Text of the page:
LIES. (Photo by Jen Carlson/Gothamist)

It has been at least one month since Squibb Park Pedestrian Bridge was last open to the public, with no word on when it will reopen. This is peak season for the bridge, which serves as an alternative, more scenic route to and from Brooklyn Bridge Park's many piers—essentially connecting the park to the Brooklyn Heights Promenade area. So it has been a little odd that it's been closed during the peak season of use, but we suspected last month that the closure may have been caused by the overuse.

Brooklyn Bridge Park Corporation has mostly deflected blame on the Pierhouse condos—which are being built on either side of the bridge—and previously told us that "We have needed to close the bridge intermittently due to construction of Pierhouse. This last week represented one of the final stages of the SOE (support of excavation) process around the main bridge columns." However, prior to its closure we noticed it felt less structurally stable, so we pressed for more on the reason for closure as weeks passed and it remained closed.

In mid-August, the BBPC admitted to us that "warping happens from time to time due to use and temp fluctuations and requires the re-adjustment of cable tensions. Our bridge engineers are on site this week making those adjustments. The bridge should be open again early next week." However, by the end of August it was still not open, and it remains closed to this day.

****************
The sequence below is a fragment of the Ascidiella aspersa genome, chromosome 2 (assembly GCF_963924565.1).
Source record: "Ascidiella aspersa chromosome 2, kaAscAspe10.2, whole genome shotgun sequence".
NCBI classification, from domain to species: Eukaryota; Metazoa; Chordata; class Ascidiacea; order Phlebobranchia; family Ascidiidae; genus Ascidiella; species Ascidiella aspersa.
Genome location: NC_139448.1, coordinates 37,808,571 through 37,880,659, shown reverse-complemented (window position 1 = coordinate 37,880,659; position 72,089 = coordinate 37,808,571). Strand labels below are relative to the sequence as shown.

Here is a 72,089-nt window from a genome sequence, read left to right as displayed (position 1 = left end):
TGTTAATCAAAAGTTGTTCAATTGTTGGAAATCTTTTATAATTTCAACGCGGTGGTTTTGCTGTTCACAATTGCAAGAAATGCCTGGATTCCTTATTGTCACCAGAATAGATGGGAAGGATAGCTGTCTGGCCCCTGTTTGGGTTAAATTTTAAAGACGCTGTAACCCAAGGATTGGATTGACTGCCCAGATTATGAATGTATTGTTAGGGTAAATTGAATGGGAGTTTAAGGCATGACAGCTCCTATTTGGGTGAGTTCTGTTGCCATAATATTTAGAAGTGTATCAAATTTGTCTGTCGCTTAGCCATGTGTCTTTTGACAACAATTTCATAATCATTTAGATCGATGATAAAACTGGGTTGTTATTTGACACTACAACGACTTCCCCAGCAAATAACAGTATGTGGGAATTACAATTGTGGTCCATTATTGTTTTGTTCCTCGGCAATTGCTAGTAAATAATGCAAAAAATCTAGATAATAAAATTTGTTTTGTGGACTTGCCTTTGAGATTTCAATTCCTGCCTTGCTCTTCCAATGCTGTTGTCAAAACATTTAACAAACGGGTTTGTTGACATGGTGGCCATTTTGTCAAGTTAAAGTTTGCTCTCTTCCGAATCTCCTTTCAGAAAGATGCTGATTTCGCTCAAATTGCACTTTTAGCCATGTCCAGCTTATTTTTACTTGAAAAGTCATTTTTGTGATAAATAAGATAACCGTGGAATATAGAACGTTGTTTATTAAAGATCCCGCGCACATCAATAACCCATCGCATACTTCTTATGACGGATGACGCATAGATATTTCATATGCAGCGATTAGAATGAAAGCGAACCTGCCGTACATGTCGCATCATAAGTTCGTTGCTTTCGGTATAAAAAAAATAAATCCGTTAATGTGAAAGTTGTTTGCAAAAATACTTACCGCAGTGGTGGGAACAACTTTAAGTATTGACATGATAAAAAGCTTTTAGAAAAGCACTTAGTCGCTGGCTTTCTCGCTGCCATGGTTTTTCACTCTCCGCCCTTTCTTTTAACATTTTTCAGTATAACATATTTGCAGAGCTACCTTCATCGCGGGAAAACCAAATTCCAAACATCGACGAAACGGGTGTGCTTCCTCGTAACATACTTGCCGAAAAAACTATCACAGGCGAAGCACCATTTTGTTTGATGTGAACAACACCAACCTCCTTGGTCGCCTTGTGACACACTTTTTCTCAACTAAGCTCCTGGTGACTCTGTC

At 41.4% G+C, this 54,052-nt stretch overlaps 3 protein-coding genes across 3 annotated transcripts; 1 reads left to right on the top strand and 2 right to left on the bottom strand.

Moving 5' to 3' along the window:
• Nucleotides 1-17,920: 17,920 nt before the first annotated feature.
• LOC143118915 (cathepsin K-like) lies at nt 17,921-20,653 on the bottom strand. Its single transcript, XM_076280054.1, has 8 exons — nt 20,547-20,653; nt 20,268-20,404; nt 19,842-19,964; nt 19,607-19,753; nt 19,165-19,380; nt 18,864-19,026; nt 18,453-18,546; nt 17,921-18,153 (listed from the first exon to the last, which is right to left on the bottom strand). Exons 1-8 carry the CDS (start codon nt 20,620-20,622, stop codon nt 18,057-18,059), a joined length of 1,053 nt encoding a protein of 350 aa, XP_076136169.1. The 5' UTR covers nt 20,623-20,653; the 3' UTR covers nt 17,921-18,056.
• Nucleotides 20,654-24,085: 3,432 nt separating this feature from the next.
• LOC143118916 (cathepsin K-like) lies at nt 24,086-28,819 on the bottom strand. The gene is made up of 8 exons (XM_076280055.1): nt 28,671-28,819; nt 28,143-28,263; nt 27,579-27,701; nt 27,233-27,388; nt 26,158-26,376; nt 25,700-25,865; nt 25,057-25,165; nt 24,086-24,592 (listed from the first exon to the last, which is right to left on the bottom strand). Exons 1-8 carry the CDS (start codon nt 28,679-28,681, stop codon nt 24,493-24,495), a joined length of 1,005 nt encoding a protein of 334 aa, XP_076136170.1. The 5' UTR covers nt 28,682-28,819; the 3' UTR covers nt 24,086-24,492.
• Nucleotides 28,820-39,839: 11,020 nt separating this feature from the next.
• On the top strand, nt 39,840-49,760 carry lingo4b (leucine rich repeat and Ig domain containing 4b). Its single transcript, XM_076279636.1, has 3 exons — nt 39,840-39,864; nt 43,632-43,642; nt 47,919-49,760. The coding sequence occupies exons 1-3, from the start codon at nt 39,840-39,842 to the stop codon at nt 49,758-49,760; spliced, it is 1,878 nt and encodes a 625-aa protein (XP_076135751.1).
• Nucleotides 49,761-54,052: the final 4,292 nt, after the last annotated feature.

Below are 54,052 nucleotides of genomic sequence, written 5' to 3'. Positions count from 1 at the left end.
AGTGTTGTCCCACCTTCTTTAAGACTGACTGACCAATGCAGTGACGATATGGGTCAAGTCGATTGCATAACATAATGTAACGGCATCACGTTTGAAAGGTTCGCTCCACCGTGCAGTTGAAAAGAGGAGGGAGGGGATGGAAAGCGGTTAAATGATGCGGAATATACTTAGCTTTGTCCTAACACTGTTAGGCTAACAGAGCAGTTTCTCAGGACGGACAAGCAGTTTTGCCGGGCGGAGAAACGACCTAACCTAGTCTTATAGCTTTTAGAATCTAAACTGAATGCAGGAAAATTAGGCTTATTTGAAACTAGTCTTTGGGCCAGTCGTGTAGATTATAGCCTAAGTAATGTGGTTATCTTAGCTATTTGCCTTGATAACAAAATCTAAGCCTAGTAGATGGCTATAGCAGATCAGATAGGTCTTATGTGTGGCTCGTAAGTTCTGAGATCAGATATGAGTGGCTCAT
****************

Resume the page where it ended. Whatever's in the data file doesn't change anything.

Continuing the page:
So what's up? Today, a spokesperson for the BBPC admitted that the bridge, which cost $5 million and opened in March of 2013, was being monitored after engineers noticed something was wrong. Belinda Cape told us:

"Warping of the bridge is expected from time to time due to use and temp fluctuations and requires the re-adjustment of cable tensions. During the most recent adjustments last month, our bridge engineers registered greater movement than usual at one of the spans. The bridge was closed in order to conduct more intensive monitoring, as well as find the cause for this movement. We expect necessary adjustments to be made and the bridge to reopen in the next 2-3 weeks."

The bridge, which was designed to bounce when being walked upon, was designed by engineer (and 2009 MacArthur Genius award winner) Ted Zoli, who told the NY Times when the bridge opened that black locust timber was used—“It’s a species that was originally used for ships’ masts hundreds of years ago. It’s a naturally rot-resistant hardwood and unusually strong.”

Until the bridge reopens, pedestrians entering and exiting the park will be forced to walk around through Fulton Ferry, which, as we demonstrated earlier, is actually a slightly faster route.

We miss you, bridge. (Photo by Jen Carlson/Gothamist)